TAIPEI: Taiwan Vice President William Lai pledged on Wednesday (Jan 18) to maintain the peaceful status quo with China but also to defend Taiwan, as he took the helm at the ruling party ahead of an expected presidential run.
Lai was elected the Democratic Progressive Party's (DPP) new chairman on Sunday, after President Tsai Ing-wen resigned as chairwoman in November following the DPP's trouncing at local elections.
Lai is widely expected to be the party's candidate for president in the early 2024 election, though he has not formally accepted the nomination. Tsai cannot run again as president due to constitutional term limits.
As in the last election, which the DPP won handily by promising to stand up to China, relations with Beijing are likely to top the agenda for 2024, especially as China ramps up pressure to get Taiwan to accept Chinese sovereignty.
Speaking to reporters after officially taking over as party chairman, Lai said facing the threat from China, the DPP's mission was to protect Taiwan, but that peace was the common expectation of people on both sides of the Taiwan Strait.
"We will use our best efforts to maintain the status quo of regional peace and stability," he said, adding that peace also depends on national defence.
Lai angered China in 2018 while he was premier, telling parliament he was a "Taiwan independence worker" and that his position was that Taiwan was a sovereign, independent country - a red line for Beijing.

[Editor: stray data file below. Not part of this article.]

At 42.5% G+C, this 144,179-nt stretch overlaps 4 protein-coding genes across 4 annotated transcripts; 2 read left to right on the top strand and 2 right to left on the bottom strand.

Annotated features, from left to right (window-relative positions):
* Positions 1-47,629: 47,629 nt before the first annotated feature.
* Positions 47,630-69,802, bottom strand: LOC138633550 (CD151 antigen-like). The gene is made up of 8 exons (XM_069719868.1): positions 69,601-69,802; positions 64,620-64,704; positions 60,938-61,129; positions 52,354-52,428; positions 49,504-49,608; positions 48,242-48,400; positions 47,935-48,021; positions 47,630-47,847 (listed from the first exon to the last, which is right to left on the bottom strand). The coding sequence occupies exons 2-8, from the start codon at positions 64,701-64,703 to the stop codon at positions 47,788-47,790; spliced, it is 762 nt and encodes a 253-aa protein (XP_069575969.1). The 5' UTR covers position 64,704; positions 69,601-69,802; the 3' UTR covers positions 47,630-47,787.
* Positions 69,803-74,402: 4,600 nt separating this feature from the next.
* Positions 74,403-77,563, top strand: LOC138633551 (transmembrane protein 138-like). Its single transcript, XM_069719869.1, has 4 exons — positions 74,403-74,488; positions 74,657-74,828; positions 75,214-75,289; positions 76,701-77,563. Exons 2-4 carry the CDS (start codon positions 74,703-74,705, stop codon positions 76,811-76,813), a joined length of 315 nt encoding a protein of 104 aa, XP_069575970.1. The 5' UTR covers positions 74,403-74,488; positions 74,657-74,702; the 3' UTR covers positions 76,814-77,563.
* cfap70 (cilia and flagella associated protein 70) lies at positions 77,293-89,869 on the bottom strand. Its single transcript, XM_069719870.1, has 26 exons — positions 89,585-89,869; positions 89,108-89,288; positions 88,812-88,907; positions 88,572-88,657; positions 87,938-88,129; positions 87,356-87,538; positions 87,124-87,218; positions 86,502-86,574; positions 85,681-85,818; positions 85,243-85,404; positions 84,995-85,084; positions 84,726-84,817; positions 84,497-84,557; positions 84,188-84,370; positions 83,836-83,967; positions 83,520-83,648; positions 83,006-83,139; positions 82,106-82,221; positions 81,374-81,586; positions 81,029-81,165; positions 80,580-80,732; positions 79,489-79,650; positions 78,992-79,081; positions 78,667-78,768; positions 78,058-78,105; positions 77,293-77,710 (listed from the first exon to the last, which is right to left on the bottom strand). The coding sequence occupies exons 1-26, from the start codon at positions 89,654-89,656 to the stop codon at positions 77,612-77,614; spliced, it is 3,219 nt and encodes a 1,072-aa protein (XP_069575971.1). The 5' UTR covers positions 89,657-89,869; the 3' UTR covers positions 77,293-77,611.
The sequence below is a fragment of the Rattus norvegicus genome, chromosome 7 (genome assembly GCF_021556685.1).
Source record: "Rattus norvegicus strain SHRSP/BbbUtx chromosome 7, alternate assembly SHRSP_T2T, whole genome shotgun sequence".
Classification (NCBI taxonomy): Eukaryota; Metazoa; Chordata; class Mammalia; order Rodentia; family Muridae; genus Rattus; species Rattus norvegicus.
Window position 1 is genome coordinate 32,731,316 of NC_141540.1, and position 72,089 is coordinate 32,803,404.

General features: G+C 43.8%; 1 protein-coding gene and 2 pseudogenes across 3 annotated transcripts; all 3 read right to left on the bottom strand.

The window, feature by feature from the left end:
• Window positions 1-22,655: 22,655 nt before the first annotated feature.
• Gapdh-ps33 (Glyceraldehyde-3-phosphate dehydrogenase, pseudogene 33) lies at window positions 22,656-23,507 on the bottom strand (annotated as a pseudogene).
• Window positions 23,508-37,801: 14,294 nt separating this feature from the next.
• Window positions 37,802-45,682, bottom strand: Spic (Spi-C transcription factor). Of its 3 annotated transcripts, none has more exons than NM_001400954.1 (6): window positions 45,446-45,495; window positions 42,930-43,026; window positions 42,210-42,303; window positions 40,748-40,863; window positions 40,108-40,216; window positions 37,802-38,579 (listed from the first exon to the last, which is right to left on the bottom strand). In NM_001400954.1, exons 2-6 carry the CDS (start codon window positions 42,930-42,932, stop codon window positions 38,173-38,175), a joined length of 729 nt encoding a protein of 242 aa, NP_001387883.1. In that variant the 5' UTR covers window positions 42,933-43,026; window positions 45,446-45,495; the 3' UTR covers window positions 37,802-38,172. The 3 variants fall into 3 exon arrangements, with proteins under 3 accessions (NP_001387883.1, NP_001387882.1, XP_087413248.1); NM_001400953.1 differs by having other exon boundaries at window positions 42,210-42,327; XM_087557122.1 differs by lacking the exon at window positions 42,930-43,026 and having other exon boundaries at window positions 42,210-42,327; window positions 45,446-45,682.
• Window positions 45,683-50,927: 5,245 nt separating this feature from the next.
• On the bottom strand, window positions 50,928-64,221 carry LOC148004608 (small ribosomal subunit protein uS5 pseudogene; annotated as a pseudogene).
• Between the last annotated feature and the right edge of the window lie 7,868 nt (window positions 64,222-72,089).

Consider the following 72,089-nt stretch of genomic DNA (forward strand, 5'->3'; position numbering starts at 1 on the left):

Asked about those comments, Lai said he was committed to following Tsai's policy that includes stating only Taiwan's people can decide their future, and that the Republic of China - Taiwan's formal name - and the People's Republic of China are "not subordinate to each other".
"The pragmatic acceptance is that Taiwan is already a sovereign, independent country, and there is no need to separately declare Taiwan independence," he added.
China has refused to talk to Tsai since she first took office in 2016, believing her to be a separatist. Tsai says that the Republic of China on Taiwan is an independent country already, and Beijing has no right to claim it.
Taiwan's main opposition party, the Kuomintang or KMT which traditionally favours close ties with Beijing, has not decided on its presidential candidate yet.
A Tuesday poll published by the Taiwanese Public Opinion Foundation showed Lai leading, but only slightly, over Hou Yu-ih, the KMT mayor of New Taipei city, considered by party sources a potential frontrunner as their candidate.
Hou has also not confirmed he is running.